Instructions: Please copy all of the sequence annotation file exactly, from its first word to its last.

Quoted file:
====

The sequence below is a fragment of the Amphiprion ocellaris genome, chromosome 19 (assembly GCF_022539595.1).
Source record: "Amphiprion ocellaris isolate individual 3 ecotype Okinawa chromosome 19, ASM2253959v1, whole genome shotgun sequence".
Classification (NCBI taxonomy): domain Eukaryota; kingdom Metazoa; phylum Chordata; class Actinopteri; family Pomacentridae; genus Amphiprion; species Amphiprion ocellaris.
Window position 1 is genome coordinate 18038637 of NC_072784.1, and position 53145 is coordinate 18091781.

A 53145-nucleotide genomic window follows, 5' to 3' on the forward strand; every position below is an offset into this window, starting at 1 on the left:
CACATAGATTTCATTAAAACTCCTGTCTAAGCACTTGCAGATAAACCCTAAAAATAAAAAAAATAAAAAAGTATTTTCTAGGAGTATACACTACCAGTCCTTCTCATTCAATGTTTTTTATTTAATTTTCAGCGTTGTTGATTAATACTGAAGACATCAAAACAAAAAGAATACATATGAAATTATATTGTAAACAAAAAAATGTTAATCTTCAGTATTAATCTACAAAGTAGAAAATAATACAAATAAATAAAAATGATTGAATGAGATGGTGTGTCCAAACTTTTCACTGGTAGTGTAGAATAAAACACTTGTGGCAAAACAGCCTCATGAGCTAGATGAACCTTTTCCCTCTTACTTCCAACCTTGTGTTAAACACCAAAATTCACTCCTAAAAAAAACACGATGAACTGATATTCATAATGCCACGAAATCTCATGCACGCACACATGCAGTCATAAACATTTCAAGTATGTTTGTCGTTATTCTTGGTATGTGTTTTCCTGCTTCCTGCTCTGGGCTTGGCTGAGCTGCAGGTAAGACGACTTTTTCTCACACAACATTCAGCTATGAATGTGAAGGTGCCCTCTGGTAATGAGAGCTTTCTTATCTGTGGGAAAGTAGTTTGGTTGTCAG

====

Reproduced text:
The sequence below is a fragment of the Amphiprion ocellaris genome, chromosome 19 (assembly GCF_022539595.1).
Source record: "Amphiprion ocellaris isolate individual 3 ecotype Okinawa chromosome 19, ASM2253959v1, whole genome shotgun sequence".
Classification (NCBI taxonomy): domain Eukaryota; kingdom Metazoa; phylum Chordata; class Actinopteri; family Pomacentridae; genus Amphiprion; species Amphiprion ocellaris.
Window position 1 is genome coordinate 18038637 of NC_072784.1, and position 53145 is coordinate 18091781.

A 53145-nucleotide genomic window follows, 5' to 3' on the forward strand; every position below is an offset into this window, starting at 1 on the left:
CACATAGATTTCATTAAAACTCCTGTCTAAGCACTTGCAGATAAACCCTAAAAATAAAAAAAATAAAAAAGTATTTTCTAGGAGTATACACTACCAGTCCTTCTCATTCAATGTTTTTTATTTAATTTTCAGCGTTGTTGATTAATACTGAAGACATCAAAACAAAAAGAATACATATGAAATTATATTGTAAACAAAAAAATGTTAATCTTCAGTATTAATCTACAAAGTAGAAAATAATACAAATAAATAAAAATGATTGAATGAGATGGTGTGTCCAAACTTTTCACTGGTAGTGTAGAATAAAACACTTGTGGCAAAACAGCCTCATGAGCTAGATGAACCTTTTCCCTCTTACTTCCAACCTTGTGTTAAACACCAAAATTCACTCCTAAAAAAAACACGATGAACTGATATTCATAATGCCACGAAATCTCATGCACGCACACATGCAGTCATAAACATTTCAAGTATGTTTGTCGTTATTCTTGGTATGTGTTTTCCTGCTTCCTGCTCTGGGCTTGGCTGAGCTGCAGGTAAGACGACTTTTTCTCACACAACATTCAGCTATGAATGTGAAGGTGCCCTCTGGTAATGAGAGCTTTCTTATCTGTGGGAAAGTAGTTTGGTTGTCAG